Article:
Therapy
A multicentere, randomized, controlled clinical trial of transfusion requirements in critical care.
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Summary
Posted By: Gordon S. Doig
E-Mail: gdoig@med.usyd.edu.au
Posted Date: March 6, 2003
Title: A multicentere, randomized, controlled clinical trial of transfusion requirements in critical care.
Authors: Hebert PC, Wells G, Blajchman MA, Marshall J et al
Reference: N Engl J Med 1999;340:409-417
Link: Click here for a direct link to the paper. A password may be required for access to fulltext.
Abstract: BACKGROUND: To determine whether a restrictive strategy of red-cell transfusion and a liberal strategy produced equivalent results in critically ill patients, we compared the rates of death from all causes at 30 days and the severity of organ dysfunction.
METHODS: We enrolled 838 critically ill patients with euvolemia after initial treatment who had hemoglobin concentrations of less than 9.0 g per deciliter within 72 hours after admission to the intensive care unit and randomly assigned 418 patients to a restrictive strategy of transfusion, in which red cells were transfused if the hemoglobin concentration dropped below 7.0 g per deciliter and hemoglobin concentrations were maintained at 7.0 to 9.0 g per deciliter, and 420 patients to a liberal strategy, in which transfusions were given when the hemoglobin concentration fell below 10.0 g per deciliter and hemoglobin concentrations were maintained at 10.0 to 12.0 g per deciliter.
RESULTS: Overall, 30-day mortality was similar in the two groups (18.7 percent vs. 23.3 percent, P= 0.11). However, the rates were significantly lower with the restrictive transfusion strategy among patients who were less acutely ill -- those with an Acute Physiology and Chronic Health Evaluation II score of < or =20 (8.7 percent in the restrictive-strategy group and 16.1 percent in the liberal-strategy group; P=0.03) -- and among patients who were less than 55 years of age (5.7 percent and 13.0 percent, respectively; P=0.02), but not among patients with clinically significant cardiac disease (20.5 percent and 22.9 percent, respectively; P=0.69). The mortality rate during hospitalization was significantly lower in the restrictive-strategy group (22.3 percent vs. 28.1 percent, P=0.05).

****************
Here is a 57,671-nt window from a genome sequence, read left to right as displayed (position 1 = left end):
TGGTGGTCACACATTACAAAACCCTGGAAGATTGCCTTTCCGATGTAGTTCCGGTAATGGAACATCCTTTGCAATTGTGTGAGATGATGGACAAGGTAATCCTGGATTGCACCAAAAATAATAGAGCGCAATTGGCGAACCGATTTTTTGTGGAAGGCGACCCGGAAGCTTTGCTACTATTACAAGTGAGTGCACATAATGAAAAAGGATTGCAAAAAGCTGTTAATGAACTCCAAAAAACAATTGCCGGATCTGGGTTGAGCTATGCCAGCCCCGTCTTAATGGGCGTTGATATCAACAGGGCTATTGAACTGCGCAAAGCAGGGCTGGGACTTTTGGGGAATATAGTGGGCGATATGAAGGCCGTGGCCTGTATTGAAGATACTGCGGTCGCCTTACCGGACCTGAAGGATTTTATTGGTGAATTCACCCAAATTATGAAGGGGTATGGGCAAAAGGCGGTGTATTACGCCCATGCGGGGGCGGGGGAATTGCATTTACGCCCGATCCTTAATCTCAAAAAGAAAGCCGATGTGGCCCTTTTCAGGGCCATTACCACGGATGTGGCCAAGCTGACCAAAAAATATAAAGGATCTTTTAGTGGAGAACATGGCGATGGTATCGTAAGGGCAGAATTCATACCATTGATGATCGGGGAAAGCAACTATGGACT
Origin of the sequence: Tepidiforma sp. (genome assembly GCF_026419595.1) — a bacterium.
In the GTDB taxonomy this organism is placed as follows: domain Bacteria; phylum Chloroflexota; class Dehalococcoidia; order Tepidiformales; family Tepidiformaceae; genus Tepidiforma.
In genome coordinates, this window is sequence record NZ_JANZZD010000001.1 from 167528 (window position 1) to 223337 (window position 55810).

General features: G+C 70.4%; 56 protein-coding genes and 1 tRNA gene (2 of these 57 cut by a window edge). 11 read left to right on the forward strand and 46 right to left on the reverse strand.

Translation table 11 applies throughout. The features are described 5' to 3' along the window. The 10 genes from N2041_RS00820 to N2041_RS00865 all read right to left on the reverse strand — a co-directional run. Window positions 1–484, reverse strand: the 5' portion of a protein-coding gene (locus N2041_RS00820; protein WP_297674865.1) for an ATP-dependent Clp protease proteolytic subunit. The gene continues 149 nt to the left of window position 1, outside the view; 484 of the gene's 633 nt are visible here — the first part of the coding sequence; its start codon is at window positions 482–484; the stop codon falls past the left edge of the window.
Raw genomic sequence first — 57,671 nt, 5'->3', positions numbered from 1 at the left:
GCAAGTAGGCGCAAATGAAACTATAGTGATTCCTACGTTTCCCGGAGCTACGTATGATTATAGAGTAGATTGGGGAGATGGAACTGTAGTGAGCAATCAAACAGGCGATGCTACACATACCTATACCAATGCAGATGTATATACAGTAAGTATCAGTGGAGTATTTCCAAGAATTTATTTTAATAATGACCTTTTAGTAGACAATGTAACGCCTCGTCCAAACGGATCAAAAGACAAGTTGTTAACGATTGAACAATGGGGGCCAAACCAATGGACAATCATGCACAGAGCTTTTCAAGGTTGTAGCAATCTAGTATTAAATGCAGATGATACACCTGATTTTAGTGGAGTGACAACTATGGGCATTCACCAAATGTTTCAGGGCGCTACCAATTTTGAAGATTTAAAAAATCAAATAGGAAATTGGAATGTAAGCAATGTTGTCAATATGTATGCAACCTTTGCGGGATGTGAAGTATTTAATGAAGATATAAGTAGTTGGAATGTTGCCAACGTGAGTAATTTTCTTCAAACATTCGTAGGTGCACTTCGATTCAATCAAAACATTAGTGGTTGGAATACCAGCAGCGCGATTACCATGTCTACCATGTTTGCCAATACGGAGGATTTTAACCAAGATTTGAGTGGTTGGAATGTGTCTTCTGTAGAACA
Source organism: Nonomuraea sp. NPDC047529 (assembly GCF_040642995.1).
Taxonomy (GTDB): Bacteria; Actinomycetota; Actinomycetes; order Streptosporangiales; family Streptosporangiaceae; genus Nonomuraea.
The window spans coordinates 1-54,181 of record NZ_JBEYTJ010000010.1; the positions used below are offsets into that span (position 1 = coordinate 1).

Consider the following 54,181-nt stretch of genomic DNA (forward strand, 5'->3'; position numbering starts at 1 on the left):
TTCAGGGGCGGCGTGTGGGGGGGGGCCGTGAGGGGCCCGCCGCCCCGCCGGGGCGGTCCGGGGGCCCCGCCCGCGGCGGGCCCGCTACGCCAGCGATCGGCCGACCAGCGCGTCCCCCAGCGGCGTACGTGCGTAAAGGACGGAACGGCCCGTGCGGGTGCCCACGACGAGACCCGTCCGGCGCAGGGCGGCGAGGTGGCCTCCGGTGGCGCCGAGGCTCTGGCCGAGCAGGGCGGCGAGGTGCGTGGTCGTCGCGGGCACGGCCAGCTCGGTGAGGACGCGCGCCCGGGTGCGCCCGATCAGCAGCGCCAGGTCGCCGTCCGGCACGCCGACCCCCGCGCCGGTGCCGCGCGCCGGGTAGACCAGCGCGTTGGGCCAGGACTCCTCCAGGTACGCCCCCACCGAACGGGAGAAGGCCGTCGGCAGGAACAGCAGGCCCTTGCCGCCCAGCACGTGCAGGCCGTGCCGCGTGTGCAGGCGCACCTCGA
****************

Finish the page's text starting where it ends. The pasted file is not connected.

CONCLUSIONS: A restrictive strategy of red-cell transfusion is at least as effective as and possibly superior to a liberal transfusion strategy in critically ill patients, with the possible exception of patients with acute myocardial infarction and unstable angina.
 
Are the Results Valid?
1. Was the assignment of patients to treatments randomized?
Yes. The authors report using sealed opaque envelopes, distributed to each study center.
2. Were all patients who entered the trial properly accounted for and attributed at its conclusion?
2a. Was followup complete?
Yes. Of 838 patients who consented to randomization, 30 day mortality was available on all patients. At 60 days, mortality was available on all but 2 patients in the restrictive strategy group and 1 in the liberal strategy group.